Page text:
A strategy is always something that players should have on their mind while play. Moving commanders to bases on the edge of their captured areas is a must to defend against invaders. However, you’ll need to take into consideration that some units will be on quests to retrieve new gear and enlist new units so they won’t be able to defend. Furthermore, choosing which groups to beef up is also something to take into consideration after you acquire better equipment.
This game is a strategy RPG at its finest as each system works well together, even if navigating the menu can be tedious at times. You are regularly required to plan for the worst-case scenario, but its also fun to take chances. Mana is required to summon new monsters to the party, who are each unique and have a range of abilities that can benefit a unit.
Both commanders and monster units can access class changes. This allows units to grow and become stronger after reaching a certain level. This is an important system as it will enable you to level up the same type of monster, but then change their classes to fill a specific need in the party. Overall, I really liked this feature and felt that it added a substantial amount of depth to unit levels.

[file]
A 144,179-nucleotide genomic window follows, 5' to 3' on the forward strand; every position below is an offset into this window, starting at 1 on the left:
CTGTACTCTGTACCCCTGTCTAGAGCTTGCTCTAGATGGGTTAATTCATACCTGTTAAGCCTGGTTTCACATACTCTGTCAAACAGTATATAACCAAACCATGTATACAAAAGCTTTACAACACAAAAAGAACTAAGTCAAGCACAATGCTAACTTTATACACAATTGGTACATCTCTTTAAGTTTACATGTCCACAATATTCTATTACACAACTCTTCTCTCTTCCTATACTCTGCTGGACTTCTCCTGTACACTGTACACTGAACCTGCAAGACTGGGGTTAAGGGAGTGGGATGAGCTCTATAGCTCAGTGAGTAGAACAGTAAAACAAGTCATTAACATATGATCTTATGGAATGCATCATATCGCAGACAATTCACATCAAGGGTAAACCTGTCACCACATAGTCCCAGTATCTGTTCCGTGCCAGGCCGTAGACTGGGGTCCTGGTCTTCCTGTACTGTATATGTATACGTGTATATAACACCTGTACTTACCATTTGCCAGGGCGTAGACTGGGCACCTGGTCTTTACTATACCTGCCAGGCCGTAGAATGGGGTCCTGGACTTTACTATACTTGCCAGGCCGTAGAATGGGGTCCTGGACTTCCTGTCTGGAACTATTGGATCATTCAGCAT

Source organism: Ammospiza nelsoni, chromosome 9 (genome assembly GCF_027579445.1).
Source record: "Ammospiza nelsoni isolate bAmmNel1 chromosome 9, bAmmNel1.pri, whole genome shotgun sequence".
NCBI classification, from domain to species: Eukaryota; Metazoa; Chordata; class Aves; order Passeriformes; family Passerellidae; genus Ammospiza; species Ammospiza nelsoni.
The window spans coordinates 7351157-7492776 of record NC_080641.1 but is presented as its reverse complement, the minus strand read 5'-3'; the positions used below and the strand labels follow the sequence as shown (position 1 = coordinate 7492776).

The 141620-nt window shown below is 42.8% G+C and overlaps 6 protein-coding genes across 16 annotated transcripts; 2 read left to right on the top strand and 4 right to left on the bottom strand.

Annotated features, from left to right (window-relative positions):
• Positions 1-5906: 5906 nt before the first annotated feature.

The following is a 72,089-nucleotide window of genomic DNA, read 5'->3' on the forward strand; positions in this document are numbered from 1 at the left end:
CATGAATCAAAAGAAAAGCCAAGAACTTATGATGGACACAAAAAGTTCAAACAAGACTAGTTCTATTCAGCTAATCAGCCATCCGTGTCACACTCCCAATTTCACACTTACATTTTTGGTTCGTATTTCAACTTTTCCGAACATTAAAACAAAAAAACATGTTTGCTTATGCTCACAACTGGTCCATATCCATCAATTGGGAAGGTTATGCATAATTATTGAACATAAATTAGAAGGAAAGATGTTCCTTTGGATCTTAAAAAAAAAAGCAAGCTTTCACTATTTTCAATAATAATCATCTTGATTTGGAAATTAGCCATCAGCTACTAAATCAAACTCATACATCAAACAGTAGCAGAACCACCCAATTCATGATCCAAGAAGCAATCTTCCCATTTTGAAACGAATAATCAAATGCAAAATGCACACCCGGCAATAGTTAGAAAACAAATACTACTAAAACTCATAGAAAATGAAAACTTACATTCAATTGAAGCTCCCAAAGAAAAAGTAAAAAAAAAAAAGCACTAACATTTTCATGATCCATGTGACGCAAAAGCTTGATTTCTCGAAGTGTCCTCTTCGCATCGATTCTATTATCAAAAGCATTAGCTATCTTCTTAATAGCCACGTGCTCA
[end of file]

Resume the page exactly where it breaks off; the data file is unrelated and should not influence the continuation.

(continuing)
The attack phase has players send over units to capture enemy bases. On the other hand, enemies can also invade player bases. Regardless, a fight is bound to break out. During battles, players will move their units to encounter the enemy. Sadly, there isn’t a “move entire party” option, which would have saved a lot of time, but there is a speed-up option to get things going.
Units have different skills that can be used right after they move or others that require them to be used without moving. There are also magic abilities and plenty of variety within the unit types. Each battle can be pretty long, but if you dwindle the enemy forces down enough, they retreat. While the battles are addicting and consistently fun, I didn’t really ever feel too attached to the environments, which all pretty much look the same.
The Legend of Runersia has some fantastic illustrations, and the developers don’t hold back with the sheer amount of CGs and additional unit illustrations, which each have their own animation and respective voiced dialogue. These designs made the more lengthy discussion scenes a little more engaging, given that some of the conversations aren’t that entertaining.
After completing the game, new modes are unlocked, which makes it more challenging and only allows you a few seasons to conquer the region. I’d like to add that this is perhaps the perfect game for the Switch given the genre. It works and runs perfectly in both docked and handheld mode, but the loading times are a little long between phases.
Brigandine: The Legend of Runersia is an excellent strategy RPG with all the classic elements of the Brigandine series paired with modern gameplay mechanics. The entire experience is well balanced and addictive across many battles and phases and it is made better through the excellent character writing featured in each campaign, even if some interactions are a bit dry. If you ask me, this is a must-play SRPG for any Switch owner.